Naval air combat during WWII is often associated with the Pacific theater of the war. So, it may surprise some people to learn that Naval Aviators engaged German aircraft over the Atlantic in the European theater as well. However, only one Naval Aviator has the distinction of earning kills in both theaters to break the 5-kill threshold and earn the title of ace.
Dean “Diz” Laird was 20 years old when the Japanese attacked Pearl Harbor. On January 2, 1942, a few weeks later and just over a month before his 21st birthday, he drove from his hometown of Loomis, California to San Francisco and enlisted in the Navy. Laird entered the Navy cadet program and commissioned as an officer later that year on August 11.
Laird attended flight school at Naval Air Station Miami in Florida. He earned his wings and was designated a Naval Aviator on October 21, 1942, and continued his training to become a fighter pilot. His first fleet assignment was aboard USS Ranger (CV-4) in March 1943. Considered too slow to serve in the Pacific, Ranger was sent to the North Atlantic.
In October 1943, Laird was flying a combat air patrol over Norway in his F4F Wildcat when German aircraft were picked up on radar. Laird and the other Wildcats were vectored to intercept them. However, Laird’s aircraft lagged behind and he missed the flight’s attack on the main enemy formation. This turned out to be good luck for Laird who came across two German planes that the flight had missed. He shot down both aircraft, a Ju-88 bomber and an He 115 seaplane.
After his first sea duty, Laird returned to the United States and trained on the new F6F Hellcat. Following this, he was assigned to the USS Bunker Hill (CV-17) in the Pacific. During his time aboard Bunker Hill, Laird flew as part of a fighter sweep over the Japanese-occupied Clark Field in the Philippines. During that flight, he shot down two Ki-61 Tony fighters, sharing credit for one with his wingman.
In November 1944, Bunker Hill underwent repairs and Laird transferred to the USS Essex (CV-9). The next month, Laird was conducting a strafing run over the Philippines when his aircraft was heavily damaged by enemy fire. With tremendous skill, he nursed his stricken Hellcat 250 miles back to the carrier. Laird’s landing gear was damaged and would not deploy, so he belly-landed his aircraft, skidding it across the deck until it came to a halt.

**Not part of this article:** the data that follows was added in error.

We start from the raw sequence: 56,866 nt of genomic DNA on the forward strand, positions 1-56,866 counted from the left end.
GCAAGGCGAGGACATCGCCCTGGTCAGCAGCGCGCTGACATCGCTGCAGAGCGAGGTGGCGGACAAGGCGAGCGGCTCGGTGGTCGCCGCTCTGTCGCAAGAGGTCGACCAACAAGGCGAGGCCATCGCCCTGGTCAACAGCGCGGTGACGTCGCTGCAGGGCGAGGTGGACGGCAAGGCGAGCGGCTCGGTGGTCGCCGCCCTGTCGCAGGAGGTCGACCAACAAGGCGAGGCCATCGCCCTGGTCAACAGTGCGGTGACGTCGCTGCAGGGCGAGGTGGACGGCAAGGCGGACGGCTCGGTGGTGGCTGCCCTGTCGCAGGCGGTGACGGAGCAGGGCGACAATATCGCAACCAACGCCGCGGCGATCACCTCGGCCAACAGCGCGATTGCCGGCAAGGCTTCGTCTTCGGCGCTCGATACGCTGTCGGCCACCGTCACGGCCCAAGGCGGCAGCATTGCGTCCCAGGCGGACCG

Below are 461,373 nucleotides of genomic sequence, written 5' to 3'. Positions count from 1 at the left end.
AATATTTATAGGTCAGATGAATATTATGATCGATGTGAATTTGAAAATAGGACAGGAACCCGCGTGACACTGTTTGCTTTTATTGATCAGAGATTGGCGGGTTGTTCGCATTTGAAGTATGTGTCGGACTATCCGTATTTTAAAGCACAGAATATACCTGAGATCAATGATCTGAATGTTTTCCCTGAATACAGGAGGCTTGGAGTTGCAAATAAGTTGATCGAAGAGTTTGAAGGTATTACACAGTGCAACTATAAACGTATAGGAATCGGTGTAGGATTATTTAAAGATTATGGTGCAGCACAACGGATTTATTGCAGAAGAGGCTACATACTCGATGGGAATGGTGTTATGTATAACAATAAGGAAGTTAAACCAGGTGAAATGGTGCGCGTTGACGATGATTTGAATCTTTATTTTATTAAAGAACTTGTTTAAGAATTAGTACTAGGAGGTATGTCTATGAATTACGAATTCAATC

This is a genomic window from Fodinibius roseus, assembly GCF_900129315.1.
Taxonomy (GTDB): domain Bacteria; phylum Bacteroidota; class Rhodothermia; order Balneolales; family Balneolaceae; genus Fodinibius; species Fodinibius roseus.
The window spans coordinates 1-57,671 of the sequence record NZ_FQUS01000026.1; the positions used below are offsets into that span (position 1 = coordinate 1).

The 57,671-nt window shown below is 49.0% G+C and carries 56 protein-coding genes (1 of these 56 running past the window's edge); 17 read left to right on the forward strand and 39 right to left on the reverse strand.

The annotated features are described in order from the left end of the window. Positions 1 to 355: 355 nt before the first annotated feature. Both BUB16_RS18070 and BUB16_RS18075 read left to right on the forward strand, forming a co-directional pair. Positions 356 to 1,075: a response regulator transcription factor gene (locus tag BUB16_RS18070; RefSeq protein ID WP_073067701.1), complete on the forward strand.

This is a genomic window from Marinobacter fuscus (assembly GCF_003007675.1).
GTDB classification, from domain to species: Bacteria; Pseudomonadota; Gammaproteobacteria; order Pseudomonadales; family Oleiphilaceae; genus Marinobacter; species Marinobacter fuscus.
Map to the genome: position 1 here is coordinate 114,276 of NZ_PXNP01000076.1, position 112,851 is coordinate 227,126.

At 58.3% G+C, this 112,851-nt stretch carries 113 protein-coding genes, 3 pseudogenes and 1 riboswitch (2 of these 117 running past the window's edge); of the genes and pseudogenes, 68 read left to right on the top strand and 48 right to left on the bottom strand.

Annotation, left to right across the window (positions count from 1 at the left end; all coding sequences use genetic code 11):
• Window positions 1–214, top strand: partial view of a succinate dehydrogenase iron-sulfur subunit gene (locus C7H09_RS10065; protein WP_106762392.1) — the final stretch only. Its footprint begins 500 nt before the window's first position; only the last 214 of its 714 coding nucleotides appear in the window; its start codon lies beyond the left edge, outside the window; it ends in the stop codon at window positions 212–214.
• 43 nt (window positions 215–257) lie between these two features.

In January 1945, Laird flew a fighter sweep over Hainan island off the coast of China. During it, he shot down an A6M3 Hamp fighter, a specific model of the infamous A6M Zero. The next month, he shot down a Ki-21 Sally heavy bomber over Tokyo while escorting a flight of American bombers. A few days later, Laird and his wingman chased down a low-flying Ki-44 Tojo fighter, shooting at it until it crashed for a shared kill.
Over the course of WWII, Laird is believed to have shot down six or seven enemy aircraft. Officially, he is credited with 5.75 kills, including partial credit for shared kills. After the war, Laird remained in the Navy and served during Korea and Vietnam. In 1971, after just under 30 years of service, he retired as a Commander. During his naval career, Laird earned the Air Medal with three gold stars, the Meritorious Service Medal, and the Distinguished Flying Cross. In addition to being the only Navy ace with kills scored on both German and Japanese planes, he also holds the record for the most arrested landings on a straight-deck carrier.
Laird now lives in Coronado, California. In 2013, he was inducted into the San Diego Air and Space Museum’s International Hall of Fame. Two years later, he was inducted as a Coronado Hometown Hero on the Avenue of Heroes. That same year, Laird was one of 35 aces who traveled to Washington, D.C. to receive the Congressional Gold Medal awarded to all American Fighter Aces. In 2016, at the age of 95, Laird flew his 100th aircraft off the San Diego coast.